Inside the Head of a Missionary

A year ago I left my friends who became my family. I left the comfort of college life and everything that was normal to me. I left Norman, my home away from home, and moved to a small town in East Texas where I knew three people and had no idea where anything was. My world was flipped upside down.  I was filled with self-induced anxiety to perform well as a first year FOCUS missionary. In a span of three months every aspect of my life had changed.

Within this discomfort I knew I had to hold on to the truth of my mission. At the end of Matthew’s gospel Jesus claimed all authority in heaven and on earth and said, “go, therefore, and make disciples of all nations…and behold, I am with you always.” My mission: to lead others to Christ and to rest with him. We are all called to this. We must rest with him in order to lead others to him. Just like we become like those we are closest with, we also become like Jesus the more time we spend resting in his presence. This was, and is, my strength.

What seemed impossible was now possible. Going to meet disciples for the first time, sharing the message of the gospel with someone I barely knew, or starting a bible study didn’t seem so overwhelming when I saturated it in prayer. In moments of confusion, doubt or desolation I sought rest at the foot of the cross with the comforting hand of our Blessed Mother. Making disciples wasn’t so difficult when I truly understood that this was Jesus’ mission, not FOCUS’s. He was doing the work, not me. All he was asking of me was to be open to his divine will and be faithful. The rest would fall into place. The degree to which I was open to him was the degree to which I was able to be fruitful.

This held true for more than just making disciples. Jesus wanted to enter into every part of my life. The more I trusted in his will with fundraising my salary the more he provided for me. When I invited the Lord to enter into a conversation about chastity and purity he provided the words that lead to a fruitful conversation. The more I did this, the more peace I was able to live with. My year started in anxiety and ended with freedom.

The Lord desires to know us, but he wants to be invited in. He’s the perfect gentleman. He will never force his will upon us. Let him into your heart. Tell him about the crosses you carry. St. Francis de Sales says, “The true value of crosses does not depend on their weight, but on how they are carried. At times it takes more virtue to carry a cross of straw than a heavy one.” Strength to carry our crosses comes from resting in his presence. Talk with our Lord. Trust that he is listening to every word you say. This is the most important relationship in our entire lives.  It’s worth suffering and dying for.

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Amanda (right) with one of her students at SFA

 

Blog post written by Amanda Graves, 2016 OU graduate and current FOCUS missionary at Stephen F. Austin State University in Nacogdoches, TX

 

Life and Faith after STM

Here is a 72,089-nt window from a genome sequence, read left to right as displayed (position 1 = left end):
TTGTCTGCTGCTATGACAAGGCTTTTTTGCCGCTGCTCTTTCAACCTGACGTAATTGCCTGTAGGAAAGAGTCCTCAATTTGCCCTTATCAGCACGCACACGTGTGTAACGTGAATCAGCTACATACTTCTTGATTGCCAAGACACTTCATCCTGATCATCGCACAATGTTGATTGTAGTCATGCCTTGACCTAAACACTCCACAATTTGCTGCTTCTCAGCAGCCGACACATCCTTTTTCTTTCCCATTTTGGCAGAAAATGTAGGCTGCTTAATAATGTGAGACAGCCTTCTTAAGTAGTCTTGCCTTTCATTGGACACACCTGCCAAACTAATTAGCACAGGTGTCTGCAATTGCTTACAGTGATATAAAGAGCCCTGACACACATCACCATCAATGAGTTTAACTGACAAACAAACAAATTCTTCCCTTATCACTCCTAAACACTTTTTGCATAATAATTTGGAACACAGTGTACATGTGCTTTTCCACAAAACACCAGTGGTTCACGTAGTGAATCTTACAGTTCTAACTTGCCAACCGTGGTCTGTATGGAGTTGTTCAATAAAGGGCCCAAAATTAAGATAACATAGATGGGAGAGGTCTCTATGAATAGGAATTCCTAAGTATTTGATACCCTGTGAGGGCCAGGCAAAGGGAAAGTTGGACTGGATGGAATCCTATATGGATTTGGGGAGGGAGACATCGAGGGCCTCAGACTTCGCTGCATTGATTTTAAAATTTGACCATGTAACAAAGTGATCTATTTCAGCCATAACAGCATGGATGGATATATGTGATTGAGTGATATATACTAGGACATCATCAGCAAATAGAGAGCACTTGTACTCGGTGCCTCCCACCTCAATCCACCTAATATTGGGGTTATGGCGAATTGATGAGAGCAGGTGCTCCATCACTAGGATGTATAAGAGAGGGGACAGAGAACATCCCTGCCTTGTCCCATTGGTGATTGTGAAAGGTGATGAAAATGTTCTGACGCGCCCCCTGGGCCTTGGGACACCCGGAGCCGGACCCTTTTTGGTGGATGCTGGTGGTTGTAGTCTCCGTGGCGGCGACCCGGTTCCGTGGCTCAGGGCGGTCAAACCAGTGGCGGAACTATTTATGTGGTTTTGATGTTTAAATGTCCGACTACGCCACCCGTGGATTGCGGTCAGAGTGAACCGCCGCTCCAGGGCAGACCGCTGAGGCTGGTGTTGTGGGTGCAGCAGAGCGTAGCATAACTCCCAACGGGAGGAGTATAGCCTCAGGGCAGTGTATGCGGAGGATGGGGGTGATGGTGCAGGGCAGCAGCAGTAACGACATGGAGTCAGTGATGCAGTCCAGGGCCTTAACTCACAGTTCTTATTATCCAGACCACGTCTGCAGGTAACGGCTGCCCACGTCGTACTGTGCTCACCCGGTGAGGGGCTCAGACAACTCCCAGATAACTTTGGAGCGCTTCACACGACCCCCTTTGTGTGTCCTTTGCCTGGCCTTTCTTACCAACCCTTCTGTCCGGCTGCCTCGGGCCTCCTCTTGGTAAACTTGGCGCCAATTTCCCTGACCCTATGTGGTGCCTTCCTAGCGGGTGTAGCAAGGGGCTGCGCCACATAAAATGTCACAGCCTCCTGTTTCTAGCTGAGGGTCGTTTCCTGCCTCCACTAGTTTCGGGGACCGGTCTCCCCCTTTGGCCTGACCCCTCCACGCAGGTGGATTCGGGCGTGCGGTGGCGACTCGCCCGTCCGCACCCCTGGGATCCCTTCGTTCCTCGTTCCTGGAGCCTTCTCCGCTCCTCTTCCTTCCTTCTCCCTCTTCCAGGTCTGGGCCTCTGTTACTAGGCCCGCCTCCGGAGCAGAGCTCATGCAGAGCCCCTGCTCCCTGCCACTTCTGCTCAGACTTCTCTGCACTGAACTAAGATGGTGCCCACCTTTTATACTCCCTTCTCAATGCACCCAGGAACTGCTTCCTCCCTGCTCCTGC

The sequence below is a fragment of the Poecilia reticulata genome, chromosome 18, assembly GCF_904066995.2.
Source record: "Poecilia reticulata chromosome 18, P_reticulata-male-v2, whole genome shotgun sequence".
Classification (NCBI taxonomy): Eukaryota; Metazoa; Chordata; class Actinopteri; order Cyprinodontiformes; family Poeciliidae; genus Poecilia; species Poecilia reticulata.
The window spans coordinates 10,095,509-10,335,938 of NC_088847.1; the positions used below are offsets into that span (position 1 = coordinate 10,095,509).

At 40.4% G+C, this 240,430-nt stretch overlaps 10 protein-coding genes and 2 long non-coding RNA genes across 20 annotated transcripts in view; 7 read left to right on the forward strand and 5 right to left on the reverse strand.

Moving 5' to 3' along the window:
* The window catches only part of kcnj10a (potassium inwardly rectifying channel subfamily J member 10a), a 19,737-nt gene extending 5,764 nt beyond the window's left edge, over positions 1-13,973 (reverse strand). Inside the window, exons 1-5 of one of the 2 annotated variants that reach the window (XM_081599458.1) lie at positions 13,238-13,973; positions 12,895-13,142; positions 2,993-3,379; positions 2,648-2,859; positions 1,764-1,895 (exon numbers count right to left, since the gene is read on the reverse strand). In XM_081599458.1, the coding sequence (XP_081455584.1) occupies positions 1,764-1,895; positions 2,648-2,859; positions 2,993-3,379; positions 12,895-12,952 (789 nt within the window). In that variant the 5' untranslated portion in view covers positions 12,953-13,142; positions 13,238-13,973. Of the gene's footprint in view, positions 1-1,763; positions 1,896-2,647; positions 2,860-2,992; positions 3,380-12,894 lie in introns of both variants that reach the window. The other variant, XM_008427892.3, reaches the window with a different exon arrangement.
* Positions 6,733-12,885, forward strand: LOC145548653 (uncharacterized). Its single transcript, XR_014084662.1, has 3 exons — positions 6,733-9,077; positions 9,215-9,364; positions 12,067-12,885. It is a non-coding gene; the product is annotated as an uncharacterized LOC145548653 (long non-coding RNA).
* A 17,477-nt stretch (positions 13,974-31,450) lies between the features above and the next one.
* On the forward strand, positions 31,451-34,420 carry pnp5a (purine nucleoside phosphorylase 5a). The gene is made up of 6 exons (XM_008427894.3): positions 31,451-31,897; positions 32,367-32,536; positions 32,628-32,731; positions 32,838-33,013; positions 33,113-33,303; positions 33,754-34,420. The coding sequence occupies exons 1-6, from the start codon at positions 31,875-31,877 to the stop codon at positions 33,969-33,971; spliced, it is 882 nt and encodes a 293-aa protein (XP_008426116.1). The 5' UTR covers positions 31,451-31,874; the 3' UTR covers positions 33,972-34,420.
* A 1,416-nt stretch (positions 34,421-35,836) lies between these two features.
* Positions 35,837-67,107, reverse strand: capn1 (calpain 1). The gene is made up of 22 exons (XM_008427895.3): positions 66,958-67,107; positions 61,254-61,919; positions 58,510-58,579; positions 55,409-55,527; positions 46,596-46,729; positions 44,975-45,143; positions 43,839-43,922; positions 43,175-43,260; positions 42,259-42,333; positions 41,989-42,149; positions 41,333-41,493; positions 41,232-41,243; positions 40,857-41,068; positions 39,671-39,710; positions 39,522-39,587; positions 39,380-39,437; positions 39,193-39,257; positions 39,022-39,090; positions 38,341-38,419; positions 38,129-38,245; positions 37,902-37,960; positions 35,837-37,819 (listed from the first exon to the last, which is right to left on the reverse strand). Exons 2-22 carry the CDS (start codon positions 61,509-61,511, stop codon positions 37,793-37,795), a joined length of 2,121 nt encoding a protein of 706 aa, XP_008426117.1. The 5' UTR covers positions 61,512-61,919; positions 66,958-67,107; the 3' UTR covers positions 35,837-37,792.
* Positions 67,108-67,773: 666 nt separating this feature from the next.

I may no longer be in Norman and at OU, but STM has been and always will be an important place for me. I attended STM for the last 3.5 years, up until December, while I was a graduate student. During most of that time I viewed mass as something that I needed to attend every week out of obligation, and it just happened that singing with the choir was an additional bonus for me. My prayer life outside of attending mass was almost non-existent and I never attended any church activities.  Back around the beginning of August 2016, I came to the decision to leave graduate school at the end of the semester. I did not take this decision well at all and it caused me so much suffering, it felt like my life was over. Over the months following my decision, I became more and more involved with STM which helped me put my life back on track. The last months that I spent in Norman, at OU, and more importantly as a member of the STM community have been the most important and influential in defining how I am choosing to live my life post-graduation and will be the focus of the remainder of this post.

I mentioned earlier that in the past my prayer life was almost non-existent and it really was true; I would only pray while I was at mass. Honestly, I felt like I had no idea how to pray. When I was in my darkest hours, I feel that God really pushed me to start praying the Rosary, and whenever I did, it would ease my anxiety and depression. I truly believe that it was God speaking to me in those moments because before last fall I could only remember praying the Rosary once, and that was when Pope John Paul II died. There is almost never a day now that I don’t carry my rosary beads with me in my pocket. During the semester I also fell in love with Eucharistic Adoration. I still remember the first time that I attended adoration, it felt so awkward to sit in silence, I felt like I was doing it wrong. As the semester progressed I found myself looking forward to being able to pray during adoration, I was able to find peace in my soul during those hours in prayer. Now, I like to take time out of my week and spend some time praying in front of the blessed sacrament where I am always able to find a moment of peace within my soul.